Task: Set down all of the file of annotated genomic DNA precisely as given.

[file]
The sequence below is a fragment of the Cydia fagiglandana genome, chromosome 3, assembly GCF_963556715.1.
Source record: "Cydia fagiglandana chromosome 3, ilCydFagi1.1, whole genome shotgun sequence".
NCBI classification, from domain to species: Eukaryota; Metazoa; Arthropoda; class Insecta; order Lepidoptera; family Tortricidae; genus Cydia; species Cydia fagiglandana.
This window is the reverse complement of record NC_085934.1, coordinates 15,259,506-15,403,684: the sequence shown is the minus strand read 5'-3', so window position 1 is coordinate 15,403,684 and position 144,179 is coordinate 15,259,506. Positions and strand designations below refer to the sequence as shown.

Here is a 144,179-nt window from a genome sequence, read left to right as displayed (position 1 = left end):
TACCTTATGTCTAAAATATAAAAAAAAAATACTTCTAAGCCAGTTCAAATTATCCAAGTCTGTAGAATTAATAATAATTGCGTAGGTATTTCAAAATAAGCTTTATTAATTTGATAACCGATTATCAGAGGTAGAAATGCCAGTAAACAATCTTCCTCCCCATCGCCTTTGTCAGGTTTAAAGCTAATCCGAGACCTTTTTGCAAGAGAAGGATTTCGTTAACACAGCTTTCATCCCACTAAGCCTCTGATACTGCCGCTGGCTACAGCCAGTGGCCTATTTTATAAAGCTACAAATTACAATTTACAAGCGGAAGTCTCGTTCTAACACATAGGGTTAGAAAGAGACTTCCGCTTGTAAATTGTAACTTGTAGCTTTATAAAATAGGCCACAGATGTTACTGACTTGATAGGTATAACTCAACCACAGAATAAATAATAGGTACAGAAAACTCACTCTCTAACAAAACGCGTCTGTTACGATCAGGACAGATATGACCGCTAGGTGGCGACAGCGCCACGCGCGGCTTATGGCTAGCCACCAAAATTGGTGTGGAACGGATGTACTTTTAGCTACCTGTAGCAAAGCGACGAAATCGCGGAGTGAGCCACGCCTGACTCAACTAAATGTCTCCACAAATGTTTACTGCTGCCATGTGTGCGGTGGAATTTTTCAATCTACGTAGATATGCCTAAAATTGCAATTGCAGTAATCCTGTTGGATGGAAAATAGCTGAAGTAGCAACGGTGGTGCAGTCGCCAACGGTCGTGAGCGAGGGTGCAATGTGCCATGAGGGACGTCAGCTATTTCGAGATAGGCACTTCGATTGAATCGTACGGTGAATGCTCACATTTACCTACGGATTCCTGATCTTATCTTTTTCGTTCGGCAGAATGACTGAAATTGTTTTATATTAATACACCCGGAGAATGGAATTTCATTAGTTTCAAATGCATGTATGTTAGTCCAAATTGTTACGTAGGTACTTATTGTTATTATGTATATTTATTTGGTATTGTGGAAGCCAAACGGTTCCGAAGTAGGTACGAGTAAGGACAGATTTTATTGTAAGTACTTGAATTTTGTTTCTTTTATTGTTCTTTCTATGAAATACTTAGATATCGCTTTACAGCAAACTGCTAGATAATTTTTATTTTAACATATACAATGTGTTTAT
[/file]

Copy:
The sequence below is a fragment of the Cydia fagiglandana genome, chromosome 3, assembly GCF_963556715.1.
Source record: "Cydia fagiglandana chromosome 3, ilCydFagi1.1, whole genome shotgun sequence".
NCBI classification, from domain to species: Eukaryota; Metazoa; Arthropoda; class Insecta; order Lepidoptera; family Tortricidae; genus Cydia; species Cydia fagiglandana.
This window is the reverse complement of record NC_085934.1, coordinates 15,259,506-15,403,684: the sequence shown is the minus strand read 5'-3', so window position 1 is coordinate 15,403,684 and position 144,179 is coordinate 15,259,506. Positions and strand designations below refer to the sequence as shown.

Here is a 144,179-nt window from a genome sequence, read left to right as displayed (position 1 = left end):
TACCTTATGTCTAAAATATAAAAAAAAAATACTTCTAAGCCAGTTCAAATTATCCAAGTCTGTAGAATTAATAATAATTGCGTAGGTATTTCAAAATAAGCTTTATTAATTTGATAACCGATTATCAGAGGTAGAAATGCCAGTAAACAATCTTCCTCCCCATCGCCTTTGTCAGGTTTAAAGCTAATCCGAGACCTTTTTGCAAGAGAAGGATTTCGTTAACACAGCTTTCATCCCACTAAGCCTCTGATACTGCCGCTGGCTACAGCCAGTGGCCTATTTTATAAAGCTACAAATTACAATTTACAAGCGGAAGTCTCGTTCTAACACATAGGGTTAGAAAGAGACTTCCGCTTGTAAATTGTAACTTGTAGCTTTATAAAATAGGCCACAGATGTTACTGACTTGATAGGTATAACTCAACCACAGAATAAATAATAGGTACAGAAAACTCACTCTCTAACAAAACGCGTCTGTTACGATCAGGACAGATATGACCGCTAGGTGGCGACAGCGCCACGCGCGGCTTATGGCTAGCCACCAAAATTGGTGTGGAACGGATGTACTTTTAGCTACCTGTAGCAAAGCGACGAAATCGCGGAGTGAGCCACGCCTGACTCAACTAAATGTCTCCACAAATGTTTACTGCTGCCATGTGTGCGGTGGAATTTTTCAATCTACGTAGATATGCCTAAAATTGCAATTGCAGTAATCCTGTTGGATGGAAAATAGCTGAAGTAGCAACGGTGGTGCAGTCGCCAACGGTCGTGAGCGAGGGTGCAATGTGCCATGAGGGACGTCAGCTATTTCGAGATAGGCACTTCGATTGAATCGTACGGTGAATGCTCACATTTACCTACGGATTCCTGATCTTATCTTTTTCGTTCGGCAGAATGACTGAAATTGTTTTATATTAATACACCCGGAGAATGGAATTTCATTAGTTTCAAATGCATGTATGTTAGTCCAAATTGTTACGTAGGTACTTATTGTTATTATGTATATTTATTTGGTATTGTGGAAGCCAAACGGTTCCGAAGTAGGTACGAGTAAGGACAGATTTTATTGTAAGTACTTGAATTTTGTTTCTTTTATTGTTCTTTCTATGAAATACTTAGATATCGCTTTACAGCAAACTGCTAGATAATTTTTATTTTAACATATACAATGTGTTTAT